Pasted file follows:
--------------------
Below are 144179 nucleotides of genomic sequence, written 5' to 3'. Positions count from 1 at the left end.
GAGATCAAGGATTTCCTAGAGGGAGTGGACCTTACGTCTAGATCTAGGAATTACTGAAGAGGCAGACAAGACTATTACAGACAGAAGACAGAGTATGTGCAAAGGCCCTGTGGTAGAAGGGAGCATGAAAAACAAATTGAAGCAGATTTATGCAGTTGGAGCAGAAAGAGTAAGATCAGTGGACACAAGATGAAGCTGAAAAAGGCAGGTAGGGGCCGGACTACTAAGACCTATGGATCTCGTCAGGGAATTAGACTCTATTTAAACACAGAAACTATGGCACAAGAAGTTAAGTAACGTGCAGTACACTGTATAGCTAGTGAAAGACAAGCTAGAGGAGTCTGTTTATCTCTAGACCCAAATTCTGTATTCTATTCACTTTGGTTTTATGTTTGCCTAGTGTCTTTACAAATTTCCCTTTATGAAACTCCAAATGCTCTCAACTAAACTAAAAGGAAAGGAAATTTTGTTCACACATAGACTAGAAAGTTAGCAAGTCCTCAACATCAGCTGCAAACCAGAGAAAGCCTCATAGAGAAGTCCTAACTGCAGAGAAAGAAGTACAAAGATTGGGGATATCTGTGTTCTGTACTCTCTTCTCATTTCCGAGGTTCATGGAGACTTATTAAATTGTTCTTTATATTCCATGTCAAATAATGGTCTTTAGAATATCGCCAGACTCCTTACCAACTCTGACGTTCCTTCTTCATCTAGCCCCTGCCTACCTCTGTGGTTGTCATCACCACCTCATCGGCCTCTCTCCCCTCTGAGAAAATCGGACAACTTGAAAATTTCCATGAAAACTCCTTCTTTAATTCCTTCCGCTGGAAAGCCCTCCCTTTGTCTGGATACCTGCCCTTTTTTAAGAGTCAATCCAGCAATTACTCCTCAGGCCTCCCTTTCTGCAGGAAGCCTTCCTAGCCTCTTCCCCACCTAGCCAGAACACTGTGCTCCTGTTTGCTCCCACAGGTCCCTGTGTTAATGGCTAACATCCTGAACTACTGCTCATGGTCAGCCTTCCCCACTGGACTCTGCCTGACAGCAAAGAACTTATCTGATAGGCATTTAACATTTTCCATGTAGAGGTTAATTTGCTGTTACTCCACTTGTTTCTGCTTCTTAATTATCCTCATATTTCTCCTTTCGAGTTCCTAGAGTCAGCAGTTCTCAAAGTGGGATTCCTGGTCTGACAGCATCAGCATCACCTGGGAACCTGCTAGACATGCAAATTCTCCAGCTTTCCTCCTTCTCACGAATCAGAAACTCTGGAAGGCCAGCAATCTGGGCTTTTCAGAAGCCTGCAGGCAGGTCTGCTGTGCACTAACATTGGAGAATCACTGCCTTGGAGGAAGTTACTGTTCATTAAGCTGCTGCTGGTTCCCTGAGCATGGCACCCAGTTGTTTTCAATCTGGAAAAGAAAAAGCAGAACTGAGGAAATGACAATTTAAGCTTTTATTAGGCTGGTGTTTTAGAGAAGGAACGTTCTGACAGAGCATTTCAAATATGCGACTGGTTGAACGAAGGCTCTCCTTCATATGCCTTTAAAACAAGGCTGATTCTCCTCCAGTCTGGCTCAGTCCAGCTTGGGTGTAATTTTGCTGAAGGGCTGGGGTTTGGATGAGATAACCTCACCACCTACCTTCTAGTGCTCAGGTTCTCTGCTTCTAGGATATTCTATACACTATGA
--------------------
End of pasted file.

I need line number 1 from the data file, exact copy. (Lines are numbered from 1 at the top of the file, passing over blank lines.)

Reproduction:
Below are 144179 nucleotides of genomic sequence, written 5' to 3'. Positions count from 1 at the left end.